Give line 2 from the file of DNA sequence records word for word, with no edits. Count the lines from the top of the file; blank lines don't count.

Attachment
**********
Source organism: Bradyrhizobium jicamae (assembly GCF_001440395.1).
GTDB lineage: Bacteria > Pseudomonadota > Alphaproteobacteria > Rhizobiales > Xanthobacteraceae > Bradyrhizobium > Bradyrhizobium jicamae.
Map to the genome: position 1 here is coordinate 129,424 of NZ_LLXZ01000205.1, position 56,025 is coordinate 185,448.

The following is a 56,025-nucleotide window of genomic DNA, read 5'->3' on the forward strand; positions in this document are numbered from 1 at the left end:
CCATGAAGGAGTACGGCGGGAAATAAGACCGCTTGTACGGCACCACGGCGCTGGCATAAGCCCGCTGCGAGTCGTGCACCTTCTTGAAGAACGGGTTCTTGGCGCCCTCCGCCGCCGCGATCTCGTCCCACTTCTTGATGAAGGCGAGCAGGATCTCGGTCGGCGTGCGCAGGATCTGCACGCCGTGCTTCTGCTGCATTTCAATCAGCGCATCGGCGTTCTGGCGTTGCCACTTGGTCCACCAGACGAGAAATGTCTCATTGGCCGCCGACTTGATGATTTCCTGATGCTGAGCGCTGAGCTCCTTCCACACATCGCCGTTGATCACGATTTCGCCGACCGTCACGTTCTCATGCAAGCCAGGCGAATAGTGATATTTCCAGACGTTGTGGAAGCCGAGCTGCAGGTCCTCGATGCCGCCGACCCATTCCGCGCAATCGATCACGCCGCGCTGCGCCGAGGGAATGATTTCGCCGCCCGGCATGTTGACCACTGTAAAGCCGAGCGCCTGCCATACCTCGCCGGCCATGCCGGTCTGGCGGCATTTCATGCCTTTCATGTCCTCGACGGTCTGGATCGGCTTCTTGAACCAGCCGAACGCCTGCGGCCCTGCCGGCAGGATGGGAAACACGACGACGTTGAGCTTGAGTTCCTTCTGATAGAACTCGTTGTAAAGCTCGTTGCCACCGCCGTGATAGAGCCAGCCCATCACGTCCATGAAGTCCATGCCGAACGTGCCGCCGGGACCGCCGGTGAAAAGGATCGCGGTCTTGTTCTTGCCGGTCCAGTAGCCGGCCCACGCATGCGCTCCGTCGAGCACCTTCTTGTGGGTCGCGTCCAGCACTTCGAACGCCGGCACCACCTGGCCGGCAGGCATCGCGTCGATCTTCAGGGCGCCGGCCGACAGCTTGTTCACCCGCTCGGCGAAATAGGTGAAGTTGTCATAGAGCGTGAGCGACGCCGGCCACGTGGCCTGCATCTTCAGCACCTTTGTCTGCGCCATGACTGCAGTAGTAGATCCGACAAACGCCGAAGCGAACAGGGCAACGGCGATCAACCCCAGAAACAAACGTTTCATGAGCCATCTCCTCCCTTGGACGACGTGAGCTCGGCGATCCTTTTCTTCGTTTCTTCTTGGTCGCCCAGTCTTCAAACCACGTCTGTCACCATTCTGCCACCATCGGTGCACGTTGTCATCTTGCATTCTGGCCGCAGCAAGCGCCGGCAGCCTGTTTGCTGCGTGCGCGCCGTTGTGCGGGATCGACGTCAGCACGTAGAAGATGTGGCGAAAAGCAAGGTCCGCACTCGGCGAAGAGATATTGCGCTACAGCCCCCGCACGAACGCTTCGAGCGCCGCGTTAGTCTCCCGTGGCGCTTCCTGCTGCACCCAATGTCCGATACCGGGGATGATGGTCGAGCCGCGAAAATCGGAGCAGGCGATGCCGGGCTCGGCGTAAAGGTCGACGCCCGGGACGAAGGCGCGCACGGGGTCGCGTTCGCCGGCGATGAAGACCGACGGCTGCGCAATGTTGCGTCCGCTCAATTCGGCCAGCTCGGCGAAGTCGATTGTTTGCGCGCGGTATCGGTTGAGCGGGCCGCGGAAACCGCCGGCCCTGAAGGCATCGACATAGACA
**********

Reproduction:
GTDB lineage: Bacteria > Pseudomonadota > Alphaproteobacteria > Rhizobiales > Xanthobacteraceae > Bradyrhizobium > Bradyrhizobium jicamae.